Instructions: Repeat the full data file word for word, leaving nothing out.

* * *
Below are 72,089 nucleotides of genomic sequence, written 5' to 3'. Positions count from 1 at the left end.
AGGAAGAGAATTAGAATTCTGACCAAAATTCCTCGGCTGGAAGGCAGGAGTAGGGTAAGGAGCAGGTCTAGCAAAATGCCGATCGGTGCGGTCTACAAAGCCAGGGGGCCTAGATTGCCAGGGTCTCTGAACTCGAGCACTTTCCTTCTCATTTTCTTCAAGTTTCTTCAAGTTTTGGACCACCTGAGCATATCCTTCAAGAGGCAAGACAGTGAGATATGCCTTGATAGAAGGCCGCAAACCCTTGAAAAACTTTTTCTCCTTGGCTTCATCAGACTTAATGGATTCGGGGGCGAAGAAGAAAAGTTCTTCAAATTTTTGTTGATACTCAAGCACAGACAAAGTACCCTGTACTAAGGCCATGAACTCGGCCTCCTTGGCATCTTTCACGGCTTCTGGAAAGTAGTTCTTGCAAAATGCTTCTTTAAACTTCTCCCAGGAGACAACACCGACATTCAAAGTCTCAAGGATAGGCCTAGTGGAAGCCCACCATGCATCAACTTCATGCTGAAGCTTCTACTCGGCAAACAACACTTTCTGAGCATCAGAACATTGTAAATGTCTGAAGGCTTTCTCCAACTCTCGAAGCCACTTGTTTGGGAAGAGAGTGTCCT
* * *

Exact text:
Below are 72,089 nucleotides of genomic sequence, written 5' to 3'. Positions count from 1 at the left end.
AGGAAGAGAATTAGAATTCTGACCAAAATTCCTCGGCTGGAAGGCAGGAGTAGGGTAAGGAGCAGGTCTAGCAAAATGCCGATCGGTGCGGTCTACAAAGCCAGGGGGCCTAGATTGCCAGGGTCTCTGAACTCGAGCACTTTCCTTCTCATTTTCTTCAAGTTTCTTCAAGTTTTGGACCACCTGAGCATATCCTTCAAGAGGCAAGACAGTGAGATATGCCTTGATAGAAGGCCGCAAACCCTTGAAAAACTTTTTCTCCTTGGCTTCATCAGACTTAATGGATTCGGGGGCGAAGAAGAAAAGTTCTTCAAATTTTTGTTGATACTCAAGCACAGACAAAGTACCCTGTACTAAGGCCATGAACTCGGCCTCCTTGGCATCTTTCACGGCTTCTGGAAAGTAGTTCTTGCAAAATGCTTCTTTAAACTTCTCCCAGGAGACAACACCGACATTCAAAGTCTCAAGGATAGGCCTAGTGGAAGCCCACCATGCATCAACTTCATGCTGAAGCTTCTACTCGGCAAACAACACTTTCTGAGCATCAGAACATTGTAAATGTCTGAAGGCTTTCTCCAACTCTCGAAGCCACTTGTTTGGGAAGAGAGTGTCCT